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Colliard’s stylish slalom surprise


A 23-year-old pharmacy student, Renée Colliard (SUI) took a four-month break from her studies to prepare for and compete in the 1956 Winter Games. Although she had been involved in Alpine skiing since a young age, she had only begun competing three years earlier, through a local ski club in Geneva. Aside from her entourage, few Swiss fans believed that she had a realistic chance of victory in the Olympic slalom competition, scheduled for 30 January 1956 on the Col Drusciè run. Although it was her specialised discipline, it was also her first major international test.

Bouby Rombaldi, coach of the Swiss women’s ski team, took Colliard under his wing in Cortina, describing the course she was about to experience down to the slightest details. On 30 January, she was the first competitor to set off down the daunting hill, where 41 treacherous gates awaited. “It was a very cold day,” she recalled. “I think it got down to -28°. The snow was very, very icy, and the slopes were extremely fast. Heading off first was an advantage, because the run was hard, but not smooth.” After negotiating the gates with apparent ease, she posted a formidable time of 55.60 seconds for her first run, which none of the other participants were able to surpass.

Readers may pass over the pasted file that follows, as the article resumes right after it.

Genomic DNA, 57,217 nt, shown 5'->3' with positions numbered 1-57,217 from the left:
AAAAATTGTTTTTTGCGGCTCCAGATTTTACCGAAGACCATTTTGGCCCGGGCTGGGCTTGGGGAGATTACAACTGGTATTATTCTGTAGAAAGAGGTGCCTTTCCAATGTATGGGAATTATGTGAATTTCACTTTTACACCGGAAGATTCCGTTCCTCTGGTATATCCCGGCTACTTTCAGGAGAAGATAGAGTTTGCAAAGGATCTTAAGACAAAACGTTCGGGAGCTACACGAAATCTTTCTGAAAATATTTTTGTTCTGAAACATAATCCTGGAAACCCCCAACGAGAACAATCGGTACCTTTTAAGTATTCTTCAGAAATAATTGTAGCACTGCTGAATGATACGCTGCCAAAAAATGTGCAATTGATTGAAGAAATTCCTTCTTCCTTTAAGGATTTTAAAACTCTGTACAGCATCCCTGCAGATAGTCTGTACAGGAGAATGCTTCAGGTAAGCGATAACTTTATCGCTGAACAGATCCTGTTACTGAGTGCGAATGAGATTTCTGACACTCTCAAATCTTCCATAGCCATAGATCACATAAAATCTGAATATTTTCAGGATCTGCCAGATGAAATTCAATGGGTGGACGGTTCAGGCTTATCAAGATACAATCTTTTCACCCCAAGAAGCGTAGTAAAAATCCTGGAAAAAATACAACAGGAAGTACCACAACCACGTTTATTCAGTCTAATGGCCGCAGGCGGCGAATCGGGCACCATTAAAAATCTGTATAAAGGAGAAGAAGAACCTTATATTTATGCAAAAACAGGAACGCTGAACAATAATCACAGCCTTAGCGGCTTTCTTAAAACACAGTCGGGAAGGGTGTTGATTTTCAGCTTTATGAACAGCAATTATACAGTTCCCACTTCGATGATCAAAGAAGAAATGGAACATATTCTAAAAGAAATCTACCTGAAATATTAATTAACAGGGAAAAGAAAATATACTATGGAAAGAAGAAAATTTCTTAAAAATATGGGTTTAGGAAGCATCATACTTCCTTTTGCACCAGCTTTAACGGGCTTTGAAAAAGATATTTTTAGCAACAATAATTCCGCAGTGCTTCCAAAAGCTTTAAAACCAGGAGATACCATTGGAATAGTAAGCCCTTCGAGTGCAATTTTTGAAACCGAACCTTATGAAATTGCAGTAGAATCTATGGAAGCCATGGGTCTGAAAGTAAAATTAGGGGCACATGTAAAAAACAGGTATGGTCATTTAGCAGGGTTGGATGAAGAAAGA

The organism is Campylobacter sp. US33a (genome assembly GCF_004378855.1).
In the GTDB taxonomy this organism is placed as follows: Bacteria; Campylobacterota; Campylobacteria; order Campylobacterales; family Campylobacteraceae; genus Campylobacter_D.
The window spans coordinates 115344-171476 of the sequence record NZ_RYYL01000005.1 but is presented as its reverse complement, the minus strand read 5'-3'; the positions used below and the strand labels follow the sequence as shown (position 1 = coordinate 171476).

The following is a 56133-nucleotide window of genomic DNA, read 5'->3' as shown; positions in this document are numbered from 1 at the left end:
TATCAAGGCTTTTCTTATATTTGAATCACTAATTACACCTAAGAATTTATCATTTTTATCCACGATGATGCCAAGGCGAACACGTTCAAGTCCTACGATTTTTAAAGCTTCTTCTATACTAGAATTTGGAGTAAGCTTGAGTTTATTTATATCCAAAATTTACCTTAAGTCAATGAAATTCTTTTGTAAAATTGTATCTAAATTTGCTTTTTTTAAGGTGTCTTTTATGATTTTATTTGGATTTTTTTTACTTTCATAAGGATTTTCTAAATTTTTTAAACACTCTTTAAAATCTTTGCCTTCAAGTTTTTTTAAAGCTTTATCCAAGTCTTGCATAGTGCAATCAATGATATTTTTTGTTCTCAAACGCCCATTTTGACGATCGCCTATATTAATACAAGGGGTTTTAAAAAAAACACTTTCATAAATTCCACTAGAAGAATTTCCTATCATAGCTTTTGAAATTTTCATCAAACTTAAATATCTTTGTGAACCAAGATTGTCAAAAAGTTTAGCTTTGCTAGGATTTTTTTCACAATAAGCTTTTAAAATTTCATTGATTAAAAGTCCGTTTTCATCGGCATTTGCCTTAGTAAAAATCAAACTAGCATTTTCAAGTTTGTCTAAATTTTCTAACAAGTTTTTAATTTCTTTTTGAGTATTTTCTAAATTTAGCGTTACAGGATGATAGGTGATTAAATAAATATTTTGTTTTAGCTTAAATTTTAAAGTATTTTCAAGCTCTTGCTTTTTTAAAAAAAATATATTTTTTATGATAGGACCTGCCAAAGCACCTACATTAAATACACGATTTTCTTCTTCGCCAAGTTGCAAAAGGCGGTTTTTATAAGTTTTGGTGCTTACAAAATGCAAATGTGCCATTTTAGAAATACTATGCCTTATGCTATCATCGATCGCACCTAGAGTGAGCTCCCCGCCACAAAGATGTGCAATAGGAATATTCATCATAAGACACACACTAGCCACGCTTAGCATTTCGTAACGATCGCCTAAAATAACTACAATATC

Curiously, Colliard’s performance was not caught on camera. “I was wearing number one bib, and so I went first. I don’t think the film crews were ready. They did film the second run, though!” she exclaimed.

Going into that second run, Austria’s Regina Schöpf sat second, 0.40 behind Colliard, while Yevgeniya Sidorova (URS) and Giuliana Chenal-Minuzzo (ITA) found themselves a further 1.30 back. If there were any lingering doubts among the watching public about the leader’s nerve, they dissipated swiftly upon witnessing her second excellent performance in a row. Again making the course, this time dotted with 45 gates, look easy, she once more recorded the best time of the round (56.70), which gave her a total of 1:52.30 and a near three-second advantage over Schöpf (1:55.40). “She’d done some fantastic things in training; I was really counting on her,” said a proud Rombaldi.

Sidorova won the bronze, delivering the Soviet Union’s first ever Alpine skiing medal at the Olympic Winter Games.

Colliard’s unexpected yet assured triumph was met with great joy and excitement back home in Switzerland. Upon her return to Geneva, thousands of fans turned out to greet her and celebrate her achievement. The 1956 Games would prove to be the Olympic champion’s one and only moment of international glory, as she turned her back on sporting fame to pursue a career as a pharmacist and start a family.

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